There has been recent good news nationally in the housing market. In May, home sales were stronger than they have been since spring of 2010 when homebuyers were taking advantage of the federal homebuyer tax credit, and pending home sales were at their highest level in two years. While foreclosures continue to be a problem in some markets and mortgages can still be hard to get for those without very good credit, the national sales figures point to a housing market that is beginning to stand on its own. This is good news for local communities across the country as we head into the summer months.
Data for the Washington metropolitan area also continue to show improvement in the region’s housing market. Sales were up region-wide four out of the last five months and pending sales — which are generally an indicator of future final sales — are also up.
According to RBIntel, across the Washington metropolitan area (which includes the District and 22 counties and cities in Maryland, Virginia and West Virginia), there were nearly 6,700 homes sold in May, reflecting an increase of 14.8 percent over May 2011. The biggest increases in sales were in some of the region’s outer jurisdictions and in suburban Maryland, where the recovery has taken somewhat longer. For example, sales in Montgomery County were up 21.4 percent in May. In Loudoun County, sales were up 26.5 percent.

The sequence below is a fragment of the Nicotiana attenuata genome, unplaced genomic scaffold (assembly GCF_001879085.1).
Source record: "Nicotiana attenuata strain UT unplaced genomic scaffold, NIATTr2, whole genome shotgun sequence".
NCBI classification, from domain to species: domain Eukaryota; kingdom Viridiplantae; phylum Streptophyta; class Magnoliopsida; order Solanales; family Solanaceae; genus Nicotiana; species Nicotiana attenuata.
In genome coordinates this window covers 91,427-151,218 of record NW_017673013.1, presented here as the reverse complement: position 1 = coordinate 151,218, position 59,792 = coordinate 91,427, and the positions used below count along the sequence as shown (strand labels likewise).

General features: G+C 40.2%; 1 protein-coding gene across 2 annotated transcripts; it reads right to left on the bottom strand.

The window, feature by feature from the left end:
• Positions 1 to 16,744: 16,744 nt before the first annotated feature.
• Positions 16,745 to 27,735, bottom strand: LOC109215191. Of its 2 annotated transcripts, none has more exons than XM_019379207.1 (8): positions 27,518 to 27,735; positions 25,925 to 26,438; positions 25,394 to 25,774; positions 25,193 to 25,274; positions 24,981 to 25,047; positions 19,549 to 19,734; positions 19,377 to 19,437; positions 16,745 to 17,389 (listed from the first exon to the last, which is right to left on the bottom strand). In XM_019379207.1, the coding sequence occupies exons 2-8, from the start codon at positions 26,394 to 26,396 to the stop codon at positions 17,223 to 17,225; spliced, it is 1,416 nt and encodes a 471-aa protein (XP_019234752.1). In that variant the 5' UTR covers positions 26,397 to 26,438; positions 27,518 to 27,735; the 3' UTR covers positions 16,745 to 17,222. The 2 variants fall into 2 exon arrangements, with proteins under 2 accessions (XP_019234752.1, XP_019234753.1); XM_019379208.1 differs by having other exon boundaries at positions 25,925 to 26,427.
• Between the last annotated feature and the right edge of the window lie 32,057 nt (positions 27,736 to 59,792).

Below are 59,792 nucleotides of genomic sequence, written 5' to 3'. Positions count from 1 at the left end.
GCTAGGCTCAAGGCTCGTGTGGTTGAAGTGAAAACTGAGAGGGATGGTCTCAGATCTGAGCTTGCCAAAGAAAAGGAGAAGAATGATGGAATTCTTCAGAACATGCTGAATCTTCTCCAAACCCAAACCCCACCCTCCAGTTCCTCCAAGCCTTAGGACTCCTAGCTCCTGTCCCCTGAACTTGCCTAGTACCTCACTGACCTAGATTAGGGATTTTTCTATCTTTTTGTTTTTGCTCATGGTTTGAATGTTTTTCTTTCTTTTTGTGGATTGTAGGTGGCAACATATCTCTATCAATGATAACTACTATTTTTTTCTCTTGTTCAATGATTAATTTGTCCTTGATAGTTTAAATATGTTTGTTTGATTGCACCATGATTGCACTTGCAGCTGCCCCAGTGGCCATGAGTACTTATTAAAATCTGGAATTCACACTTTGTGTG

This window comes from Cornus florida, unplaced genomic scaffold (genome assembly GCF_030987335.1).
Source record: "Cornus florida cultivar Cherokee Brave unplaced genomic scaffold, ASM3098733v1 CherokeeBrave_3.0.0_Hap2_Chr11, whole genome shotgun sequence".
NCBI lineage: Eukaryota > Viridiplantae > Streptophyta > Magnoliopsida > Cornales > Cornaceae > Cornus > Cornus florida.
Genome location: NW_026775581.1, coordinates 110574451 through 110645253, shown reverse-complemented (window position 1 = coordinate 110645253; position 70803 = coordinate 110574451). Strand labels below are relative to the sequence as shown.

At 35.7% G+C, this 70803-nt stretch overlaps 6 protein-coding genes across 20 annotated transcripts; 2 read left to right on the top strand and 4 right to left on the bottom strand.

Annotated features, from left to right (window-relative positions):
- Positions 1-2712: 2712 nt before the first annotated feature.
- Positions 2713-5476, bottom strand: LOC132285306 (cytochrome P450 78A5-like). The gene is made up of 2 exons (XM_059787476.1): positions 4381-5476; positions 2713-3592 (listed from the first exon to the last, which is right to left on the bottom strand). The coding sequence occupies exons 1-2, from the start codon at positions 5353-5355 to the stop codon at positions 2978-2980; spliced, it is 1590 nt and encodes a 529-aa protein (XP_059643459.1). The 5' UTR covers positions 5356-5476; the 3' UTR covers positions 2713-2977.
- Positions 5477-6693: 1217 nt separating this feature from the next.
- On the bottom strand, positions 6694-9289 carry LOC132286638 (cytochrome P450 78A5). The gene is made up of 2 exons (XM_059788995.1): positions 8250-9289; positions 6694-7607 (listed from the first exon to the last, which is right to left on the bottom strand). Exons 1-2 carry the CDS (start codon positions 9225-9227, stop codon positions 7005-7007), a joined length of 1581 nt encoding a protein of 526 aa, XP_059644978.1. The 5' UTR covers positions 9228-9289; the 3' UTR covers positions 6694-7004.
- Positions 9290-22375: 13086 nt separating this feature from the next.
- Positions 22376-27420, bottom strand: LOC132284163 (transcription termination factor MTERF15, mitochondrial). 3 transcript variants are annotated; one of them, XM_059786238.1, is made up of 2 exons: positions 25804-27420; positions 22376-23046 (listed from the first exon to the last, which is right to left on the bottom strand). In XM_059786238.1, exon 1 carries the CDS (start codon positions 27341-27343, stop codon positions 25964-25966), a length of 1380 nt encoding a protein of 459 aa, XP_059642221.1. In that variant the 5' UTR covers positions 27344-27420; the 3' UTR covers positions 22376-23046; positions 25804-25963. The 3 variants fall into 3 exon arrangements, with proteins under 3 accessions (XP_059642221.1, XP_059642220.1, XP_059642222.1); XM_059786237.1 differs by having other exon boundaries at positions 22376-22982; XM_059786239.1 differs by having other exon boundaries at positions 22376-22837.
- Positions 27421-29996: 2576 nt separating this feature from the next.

Strong pending sales figures suggest continued positive sales activity. Declining inventories and strong price appreciation may characterize the summer season. Local markets that have been slow to recover — particularly Prince George’s County — seem poised for a strong bounce over the next few months.
Lisa A. Sturtevant is an assistant research professor at George Mason University’s Center for Regional Analysis.